I have often hypothesized that stress can escalate the rate of prostate cancer progression, leading to earlier deaths. I work actively to find ways to eliminate stress from my immediate environment and from my life.

I have told the story many times about two men who were members of my weekly Malecare prostate cancer support group. Both of these men had very high stress jobs on Wall Street when they were diagnosed with recurrent prostate cancer. Both left their jobs, slowed down their life and did an excellent job in minimizing their stress levels. Both individuals also were able to control their cancer progression and seemed to push their cancer into being just a chronic disease.

Unfortunately, after a year or so, they both were lured back to the Street and became engulfed in high levels of stress. They both quickly became very ill as their prostate cancer progressed in leaps and bounds . Their tumors spread out of control and both died from advanced prostate cancer in a short amount of time.

Is this scientific proof that stress causes prostate cancer progression, no it is not, but it has convinced me of the significant negativite impact of stress. I strive to eliminate stress as best I can. I look at a situation and figure out how best to ignore any part that will lead to stress. I have become an advocate of and expert at stress avoidance.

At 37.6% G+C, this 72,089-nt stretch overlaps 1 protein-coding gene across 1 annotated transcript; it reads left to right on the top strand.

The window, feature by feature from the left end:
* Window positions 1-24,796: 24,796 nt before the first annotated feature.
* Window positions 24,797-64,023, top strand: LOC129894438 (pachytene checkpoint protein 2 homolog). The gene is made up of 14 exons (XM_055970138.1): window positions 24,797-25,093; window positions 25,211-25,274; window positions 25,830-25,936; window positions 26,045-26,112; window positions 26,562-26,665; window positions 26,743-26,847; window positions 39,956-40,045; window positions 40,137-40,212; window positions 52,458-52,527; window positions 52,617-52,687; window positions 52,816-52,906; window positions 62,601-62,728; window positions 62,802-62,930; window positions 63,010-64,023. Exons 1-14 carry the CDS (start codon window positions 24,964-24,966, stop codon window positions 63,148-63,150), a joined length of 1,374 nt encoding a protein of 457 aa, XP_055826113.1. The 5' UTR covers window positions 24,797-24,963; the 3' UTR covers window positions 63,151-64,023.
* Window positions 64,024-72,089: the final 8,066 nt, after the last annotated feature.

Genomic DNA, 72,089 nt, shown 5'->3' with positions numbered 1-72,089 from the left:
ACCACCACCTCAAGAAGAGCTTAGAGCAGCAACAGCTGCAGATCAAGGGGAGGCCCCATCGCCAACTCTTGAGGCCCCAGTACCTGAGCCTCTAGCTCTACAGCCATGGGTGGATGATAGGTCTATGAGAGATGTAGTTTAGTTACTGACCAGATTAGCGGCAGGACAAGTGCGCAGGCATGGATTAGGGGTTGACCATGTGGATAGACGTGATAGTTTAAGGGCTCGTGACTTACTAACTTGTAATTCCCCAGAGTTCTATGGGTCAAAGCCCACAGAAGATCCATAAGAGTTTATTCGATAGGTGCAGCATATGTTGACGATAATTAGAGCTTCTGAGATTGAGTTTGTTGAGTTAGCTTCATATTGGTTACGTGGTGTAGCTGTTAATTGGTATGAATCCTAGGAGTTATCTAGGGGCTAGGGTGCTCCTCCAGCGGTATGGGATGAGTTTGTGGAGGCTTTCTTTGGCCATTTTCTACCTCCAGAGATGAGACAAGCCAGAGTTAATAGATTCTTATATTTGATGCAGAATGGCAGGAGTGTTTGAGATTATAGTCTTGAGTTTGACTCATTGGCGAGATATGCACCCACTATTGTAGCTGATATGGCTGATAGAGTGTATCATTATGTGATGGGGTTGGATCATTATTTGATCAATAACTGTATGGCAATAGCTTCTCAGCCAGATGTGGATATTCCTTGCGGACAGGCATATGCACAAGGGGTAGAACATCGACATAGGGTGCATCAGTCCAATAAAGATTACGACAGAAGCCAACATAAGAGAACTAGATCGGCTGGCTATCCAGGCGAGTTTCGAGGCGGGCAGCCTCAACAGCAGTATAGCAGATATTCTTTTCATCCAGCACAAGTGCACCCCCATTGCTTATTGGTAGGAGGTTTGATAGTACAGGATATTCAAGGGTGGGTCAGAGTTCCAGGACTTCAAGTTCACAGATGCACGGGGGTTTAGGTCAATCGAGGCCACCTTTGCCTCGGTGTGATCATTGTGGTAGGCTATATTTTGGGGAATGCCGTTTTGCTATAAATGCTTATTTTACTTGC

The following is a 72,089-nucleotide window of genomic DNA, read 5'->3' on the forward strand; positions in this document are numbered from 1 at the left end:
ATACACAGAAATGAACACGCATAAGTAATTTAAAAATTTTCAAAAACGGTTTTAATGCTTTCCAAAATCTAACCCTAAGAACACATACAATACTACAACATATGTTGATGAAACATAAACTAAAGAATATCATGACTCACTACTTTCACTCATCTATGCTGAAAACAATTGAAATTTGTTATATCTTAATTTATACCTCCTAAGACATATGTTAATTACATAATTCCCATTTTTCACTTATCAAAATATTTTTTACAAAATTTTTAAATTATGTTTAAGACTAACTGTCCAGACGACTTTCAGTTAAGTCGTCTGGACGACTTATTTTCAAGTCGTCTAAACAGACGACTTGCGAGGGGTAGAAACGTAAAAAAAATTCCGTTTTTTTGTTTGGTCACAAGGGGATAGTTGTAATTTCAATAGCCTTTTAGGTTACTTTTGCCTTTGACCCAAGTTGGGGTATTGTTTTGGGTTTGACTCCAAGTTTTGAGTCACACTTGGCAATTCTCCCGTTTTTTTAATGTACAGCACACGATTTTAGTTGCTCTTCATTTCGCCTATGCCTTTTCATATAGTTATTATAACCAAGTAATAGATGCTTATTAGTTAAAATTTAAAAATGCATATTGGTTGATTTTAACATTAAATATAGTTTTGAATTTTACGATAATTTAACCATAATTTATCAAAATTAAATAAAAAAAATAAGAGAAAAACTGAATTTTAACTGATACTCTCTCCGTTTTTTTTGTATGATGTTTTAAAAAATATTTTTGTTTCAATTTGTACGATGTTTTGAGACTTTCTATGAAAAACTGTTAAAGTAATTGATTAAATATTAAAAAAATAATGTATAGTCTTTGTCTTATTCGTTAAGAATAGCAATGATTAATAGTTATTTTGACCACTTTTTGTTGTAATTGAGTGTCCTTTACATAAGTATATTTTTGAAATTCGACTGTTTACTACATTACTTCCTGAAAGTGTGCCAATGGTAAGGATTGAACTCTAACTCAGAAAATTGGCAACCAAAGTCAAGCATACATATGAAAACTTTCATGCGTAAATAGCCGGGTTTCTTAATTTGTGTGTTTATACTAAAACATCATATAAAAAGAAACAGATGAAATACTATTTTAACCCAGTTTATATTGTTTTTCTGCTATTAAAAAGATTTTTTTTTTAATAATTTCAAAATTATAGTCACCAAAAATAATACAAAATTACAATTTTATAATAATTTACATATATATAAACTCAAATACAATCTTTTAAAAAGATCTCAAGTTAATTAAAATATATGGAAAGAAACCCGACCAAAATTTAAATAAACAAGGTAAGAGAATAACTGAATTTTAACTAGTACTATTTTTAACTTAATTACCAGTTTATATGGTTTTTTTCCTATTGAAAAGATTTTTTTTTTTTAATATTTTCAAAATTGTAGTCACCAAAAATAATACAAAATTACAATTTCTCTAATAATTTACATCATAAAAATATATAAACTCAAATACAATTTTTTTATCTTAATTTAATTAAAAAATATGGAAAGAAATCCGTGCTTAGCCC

A recent study published in Cancer (published online August 24, 2009), a peer-reviewed journal of the American Cancer Society, concluded that cancer patients whose marriage disintegrated and ended in separation at the time of diagnosis do not live as long as widowed, divorced, and never married patients. The authors claimed that the stress associated with marital separation may compromise an individual’s immune system and lead to a greater susceptibility to cancer.

Much other research has shown that personal relationships have a significant role in physical health